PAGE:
Then it’s time to define the strategy you will use for teaching these expectations:
Make it visual
Visual supports are a must. If you stick around, you’ll learn that we bang on about visual supports a LOT. There’s good reason for it though. There’s so much research suggesting our students with intellectual disability find learning from looking much easier than learning from listening. It’s our aim to add as much visual ‘back up’ as we can to anything we’re teaching a student with intellectual disability. The kind of visual supports you might use for teaching behaviour rules can be really simple – stop signs, posters reminding them of the rules (eg. An example of what ‘sitting nicely on the carpet’ looks like), or a ‘help please’ visual support for them to display when they want assistance. Here’s your chance to get creative!
Write a social story
Social stories are a brilliant way to teach new routines and rules. They work with our student’s strength of visual memory and can be personalised to capture student attention and provide meaning. We love using photos of the student and their environment – a super easy way to do this is to build your social story in an iPad app such as Pictello
. It's an awesome app by the people who developed Proloquo2go
that allows you to capture the image straight on the device, paste it into the app, type in your text and, if you want to be really fancy, record a voice over for each page. This means our student can independently access the social story which is particularly helpful in the beginning stages when we want them to be accessing it frequently.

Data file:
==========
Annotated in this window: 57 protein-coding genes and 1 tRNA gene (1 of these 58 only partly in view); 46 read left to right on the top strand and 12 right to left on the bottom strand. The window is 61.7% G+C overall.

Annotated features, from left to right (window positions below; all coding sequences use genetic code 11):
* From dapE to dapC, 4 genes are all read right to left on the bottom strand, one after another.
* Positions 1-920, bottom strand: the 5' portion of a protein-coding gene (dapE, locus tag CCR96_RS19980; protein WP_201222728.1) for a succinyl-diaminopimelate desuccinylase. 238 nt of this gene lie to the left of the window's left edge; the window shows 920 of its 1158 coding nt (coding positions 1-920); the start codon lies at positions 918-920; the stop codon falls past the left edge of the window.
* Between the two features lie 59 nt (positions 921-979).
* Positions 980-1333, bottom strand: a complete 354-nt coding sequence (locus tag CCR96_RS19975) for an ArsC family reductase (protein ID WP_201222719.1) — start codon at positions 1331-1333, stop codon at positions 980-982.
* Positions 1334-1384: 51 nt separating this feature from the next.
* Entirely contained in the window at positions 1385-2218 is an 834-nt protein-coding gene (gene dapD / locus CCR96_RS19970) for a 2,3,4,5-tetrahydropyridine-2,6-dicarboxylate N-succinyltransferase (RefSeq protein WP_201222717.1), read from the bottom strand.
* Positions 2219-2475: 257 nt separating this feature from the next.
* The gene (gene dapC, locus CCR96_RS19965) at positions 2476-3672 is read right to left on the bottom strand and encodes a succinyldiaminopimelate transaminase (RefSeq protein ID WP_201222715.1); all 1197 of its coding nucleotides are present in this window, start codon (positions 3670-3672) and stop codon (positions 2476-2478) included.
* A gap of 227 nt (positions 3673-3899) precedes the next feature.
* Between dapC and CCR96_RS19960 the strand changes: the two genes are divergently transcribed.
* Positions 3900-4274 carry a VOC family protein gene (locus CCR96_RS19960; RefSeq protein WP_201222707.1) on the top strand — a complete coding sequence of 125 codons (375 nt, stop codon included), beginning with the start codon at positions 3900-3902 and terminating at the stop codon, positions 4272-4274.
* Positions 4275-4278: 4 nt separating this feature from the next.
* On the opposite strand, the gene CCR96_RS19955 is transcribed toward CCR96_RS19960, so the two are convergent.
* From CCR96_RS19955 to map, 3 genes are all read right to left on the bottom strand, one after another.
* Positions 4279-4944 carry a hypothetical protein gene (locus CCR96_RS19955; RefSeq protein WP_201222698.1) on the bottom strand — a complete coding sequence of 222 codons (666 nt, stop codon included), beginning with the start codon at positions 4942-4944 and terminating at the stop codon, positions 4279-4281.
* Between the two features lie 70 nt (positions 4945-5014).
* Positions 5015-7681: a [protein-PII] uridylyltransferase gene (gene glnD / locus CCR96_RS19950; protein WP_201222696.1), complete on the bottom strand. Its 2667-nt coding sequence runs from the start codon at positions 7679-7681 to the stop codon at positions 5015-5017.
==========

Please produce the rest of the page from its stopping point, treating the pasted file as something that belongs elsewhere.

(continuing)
Reward positive behaviour
If we’re teaching a student our expectations, it’s important that they know when they’ve got it right. So, a plan around rewarding positive behaviour is another essential part of this process. For some students, verbal praise and you doing a happy dance will be just the motivation they need. Others may require a more formal token economy system
that reinforces the rules and the reward using visual supports.
Consistency is key!
The most important key to all of this is consistency. If it’s clear that we have the same expectations and will respond in the same way every time we make it so much easier for our student to understand and remember. Using a reward chart/token economy? Make sure you keep the tokens in your pocket so you have them on hand every time. Instructed your student to put their hand up for help? Make sure you’re keeping an eye out for it so they’re not being ignored. Make sure you’ve communicated your plans with anyone else who may be involved in supporting the student too. This could be a teacher aide, music teacher, PE teacher, SEP teacher or parent. If you’re all providing the same instruction and feedback, you’ll be on track in no time.
We’ll be looking more at some of the visual supports I’ve mentioned in posts over the next few weeks so keep an eye out for lots of ideas and maybe even a freebie or two!
Do you have a must-do tip for establishing behaviour expectations at the start of the school year? We’d love to hear them! Just comment below